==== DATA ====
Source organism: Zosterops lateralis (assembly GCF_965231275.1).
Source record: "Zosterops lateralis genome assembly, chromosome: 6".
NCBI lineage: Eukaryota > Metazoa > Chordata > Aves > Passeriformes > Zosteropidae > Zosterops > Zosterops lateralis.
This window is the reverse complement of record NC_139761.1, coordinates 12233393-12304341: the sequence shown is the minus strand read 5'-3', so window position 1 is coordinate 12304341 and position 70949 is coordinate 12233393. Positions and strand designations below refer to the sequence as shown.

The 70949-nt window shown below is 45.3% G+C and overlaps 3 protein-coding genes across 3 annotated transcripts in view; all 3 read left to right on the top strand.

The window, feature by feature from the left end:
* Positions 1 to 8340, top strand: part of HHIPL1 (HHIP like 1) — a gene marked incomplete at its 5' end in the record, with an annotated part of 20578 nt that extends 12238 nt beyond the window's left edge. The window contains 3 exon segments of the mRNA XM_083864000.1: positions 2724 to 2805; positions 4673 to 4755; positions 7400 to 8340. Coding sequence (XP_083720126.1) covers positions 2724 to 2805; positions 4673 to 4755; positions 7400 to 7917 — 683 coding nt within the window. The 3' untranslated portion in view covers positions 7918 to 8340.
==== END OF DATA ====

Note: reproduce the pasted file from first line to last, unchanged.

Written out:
Source organism: Zosterops lateralis (assembly GCF_965231275.1).
Source record: "Zosterops lateralis genome assembly, chromosome: 6".
NCBI lineage: Eukaryota > Metazoa > Chordata > Aves > Passeriformes > Zosteropidae > Zosterops > Zosterops lateralis.
This window is the reverse complement of record NC_139761.1, coordinates 12233393-12304341: the sequence shown is the minus strand read 5'-3', so window position 1 is coordinate 12304341 and position 70949 is coordinate 12233393. Positions and strand designations below refer to the sequence as shown.

The 70949-nt window shown below is 45.3% G+C and overlaps 3 protein-coding genes across 3 annotated transcripts in view; all 3 read left to right on the top strand.

The window, feature by feature from the left end:
* Positions 1 to 8340, top strand: part of HHIPL1 (HHIP like 1) — a gene marked incomplete at its 5' end in the record, with an annotated part of 20578 nt that extends 12238 nt beyond the window's left edge. The window contains 3 exon segments of the mRNA XM_083864000.1: positions 2724 to 2805; positions 4673 to 4755; positions 7400 to 8340. Coding sequence (XP_083720126.1) covers positions 2724 to 2805; positions 4673 to 4755; positions 7400 to 7917 — 683 coding nt within the window. The 3' untranslated portion in view covers positions 7918 to 8340.